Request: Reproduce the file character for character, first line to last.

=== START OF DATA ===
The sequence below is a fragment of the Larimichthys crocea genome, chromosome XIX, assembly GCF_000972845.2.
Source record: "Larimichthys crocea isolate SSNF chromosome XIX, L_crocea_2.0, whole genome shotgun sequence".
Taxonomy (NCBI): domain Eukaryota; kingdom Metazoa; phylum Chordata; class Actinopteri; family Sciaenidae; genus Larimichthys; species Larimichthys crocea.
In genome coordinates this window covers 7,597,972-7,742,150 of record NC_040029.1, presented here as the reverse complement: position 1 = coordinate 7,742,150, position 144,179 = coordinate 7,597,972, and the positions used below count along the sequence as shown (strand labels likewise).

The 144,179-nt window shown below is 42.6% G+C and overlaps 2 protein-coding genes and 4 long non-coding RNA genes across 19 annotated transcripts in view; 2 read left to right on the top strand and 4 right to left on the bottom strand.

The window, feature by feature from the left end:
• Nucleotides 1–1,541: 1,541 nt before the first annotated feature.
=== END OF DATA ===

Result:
The sequence below is a fragment of the Larimichthys crocea genome, chromosome XIX, assembly GCF_000972845.2.
Source record: "Larimichthys crocea isolate SSNF chromosome XIX, L_crocea_2.0, whole genome shotgun sequence".
Taxonomy (NCBI): domain Eukaryota; kingdom Metazoa; phylum Chordata; class Actinopteri; family Sciaenidae; genus Larimichthys; species Larimichthys crocea.
In genome coordinates this window covers 7,597,972-7,742,150 of record NC_040029.1, presented here as the reverse complement: position 1 = coordinate 7,742,150, position 144,179 = coordinate 7,597,972, and the positions used below count along the sequence as shown (strand labels likewise).

The 144,179-nt window shown below is 42.6% G+C and overlaps 2 protein-coding genes and 4 long non-coding RNA genes across 19 annotated transcripts in view; 2 read left to right on the top strand and 4 right to left on the bottom strand.

The window, feature by feature from the left end:
• Nucleotides 1–1,541: 1,541 nt before the first annotated feature.